Outline of: Joel Mokyr: A Culture of Growth: The Origins of the Modern Economy

Must-Read: The mysterious Pseudoerasmus says--I believe correctly--that Cuba's very real accomplishments in raising human development index values since 1959 are not nearly enough to offset the other major manifest flaws of the Castro brothers' regime in the scales of history.

I would add that had Cuba been a normal North Atlantic country since 1957, then starting from where it was then--as not a poor but a middle-income country--and following the standard North Atlantic historical trajectory would have delivered equivalent improvements in human development index, plus lots more in the way f material plenty, plus a free press, plus real elections, plus a whole host of other bourgeois virtues and comforts:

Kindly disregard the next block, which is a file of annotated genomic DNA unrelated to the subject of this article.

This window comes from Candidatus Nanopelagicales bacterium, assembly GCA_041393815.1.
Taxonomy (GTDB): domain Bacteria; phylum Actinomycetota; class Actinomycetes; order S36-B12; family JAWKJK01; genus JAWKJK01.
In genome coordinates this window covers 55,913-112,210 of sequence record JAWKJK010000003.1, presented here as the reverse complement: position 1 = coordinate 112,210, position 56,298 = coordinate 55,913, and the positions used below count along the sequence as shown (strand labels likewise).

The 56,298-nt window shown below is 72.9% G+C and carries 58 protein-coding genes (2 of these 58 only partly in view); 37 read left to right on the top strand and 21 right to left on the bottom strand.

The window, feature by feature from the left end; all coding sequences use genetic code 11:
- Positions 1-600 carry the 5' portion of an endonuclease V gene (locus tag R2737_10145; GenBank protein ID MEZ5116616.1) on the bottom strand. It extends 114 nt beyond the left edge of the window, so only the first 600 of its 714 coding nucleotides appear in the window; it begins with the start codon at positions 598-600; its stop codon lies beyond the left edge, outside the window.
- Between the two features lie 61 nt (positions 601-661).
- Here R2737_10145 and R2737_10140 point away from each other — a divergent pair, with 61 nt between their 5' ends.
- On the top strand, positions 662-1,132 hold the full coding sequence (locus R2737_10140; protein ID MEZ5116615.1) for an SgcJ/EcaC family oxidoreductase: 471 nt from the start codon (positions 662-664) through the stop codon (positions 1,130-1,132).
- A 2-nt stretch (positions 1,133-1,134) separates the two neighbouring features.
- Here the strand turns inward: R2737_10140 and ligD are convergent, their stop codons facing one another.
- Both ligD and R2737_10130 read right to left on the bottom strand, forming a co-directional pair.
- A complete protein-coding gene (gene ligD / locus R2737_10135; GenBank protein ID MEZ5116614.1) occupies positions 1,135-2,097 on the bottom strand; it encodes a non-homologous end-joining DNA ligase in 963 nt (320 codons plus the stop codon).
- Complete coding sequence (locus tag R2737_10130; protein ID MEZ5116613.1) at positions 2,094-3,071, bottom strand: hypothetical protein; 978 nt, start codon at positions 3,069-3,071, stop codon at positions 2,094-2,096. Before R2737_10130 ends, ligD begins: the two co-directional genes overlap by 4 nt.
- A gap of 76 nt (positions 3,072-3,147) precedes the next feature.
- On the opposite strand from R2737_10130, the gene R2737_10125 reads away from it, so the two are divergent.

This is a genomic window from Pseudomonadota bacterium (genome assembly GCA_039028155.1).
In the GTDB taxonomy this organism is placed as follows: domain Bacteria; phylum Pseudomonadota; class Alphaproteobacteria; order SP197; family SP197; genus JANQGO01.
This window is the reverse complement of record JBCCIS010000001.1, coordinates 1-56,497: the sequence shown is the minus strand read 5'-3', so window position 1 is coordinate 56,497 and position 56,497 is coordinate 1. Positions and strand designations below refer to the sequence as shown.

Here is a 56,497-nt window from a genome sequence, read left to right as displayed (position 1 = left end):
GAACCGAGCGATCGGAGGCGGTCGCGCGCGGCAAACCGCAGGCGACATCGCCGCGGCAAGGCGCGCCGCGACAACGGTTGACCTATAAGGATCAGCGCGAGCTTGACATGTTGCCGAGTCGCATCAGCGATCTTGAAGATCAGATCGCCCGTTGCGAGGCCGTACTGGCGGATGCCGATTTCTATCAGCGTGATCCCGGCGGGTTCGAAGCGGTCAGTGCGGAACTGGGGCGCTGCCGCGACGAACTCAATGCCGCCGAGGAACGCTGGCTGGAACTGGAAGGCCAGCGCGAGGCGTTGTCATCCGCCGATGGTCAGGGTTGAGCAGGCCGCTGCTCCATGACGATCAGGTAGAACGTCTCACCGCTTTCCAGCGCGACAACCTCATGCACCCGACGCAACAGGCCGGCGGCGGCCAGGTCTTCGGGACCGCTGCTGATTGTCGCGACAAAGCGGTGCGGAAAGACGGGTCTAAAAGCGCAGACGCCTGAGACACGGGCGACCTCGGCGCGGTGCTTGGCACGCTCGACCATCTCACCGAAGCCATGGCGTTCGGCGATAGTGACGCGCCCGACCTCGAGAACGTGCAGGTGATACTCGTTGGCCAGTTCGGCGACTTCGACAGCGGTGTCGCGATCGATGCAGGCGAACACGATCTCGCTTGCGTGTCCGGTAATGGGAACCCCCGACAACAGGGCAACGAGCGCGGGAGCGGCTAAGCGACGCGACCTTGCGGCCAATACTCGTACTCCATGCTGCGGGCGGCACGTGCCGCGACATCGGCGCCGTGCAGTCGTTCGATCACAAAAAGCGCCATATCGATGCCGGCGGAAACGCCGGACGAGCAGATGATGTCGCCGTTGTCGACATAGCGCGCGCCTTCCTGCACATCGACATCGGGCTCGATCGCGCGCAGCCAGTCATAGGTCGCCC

Pseudoerasmus: Ideology & Human Development:

My overall point can be summarised thus....

It’s not technically difficult or financially onerous to substantially improve life expectancy and infant mortality even for a poor country. What usually gets in the way is a combination of politics, institutional capacity, and cultural predispositions. Cuba’s accomplishments in human development are real, but not nearly as impressive as boosters claim.

  • First, Cuba’s social indicators were already advanced in 1960 compared with its natural peers.
  • Second, Castro’s regime was massively subsidised by the Soviets in overcoming the fixed costs associated with improving human development to near-developed country levels.
  • Third, Cuba’s HD outcomes were facilitated by an authoritarian central planning regime with few political and social constraints faced by most human societies, which treated prestige health and educational metrics like Gosplan production targets to be met at all cost.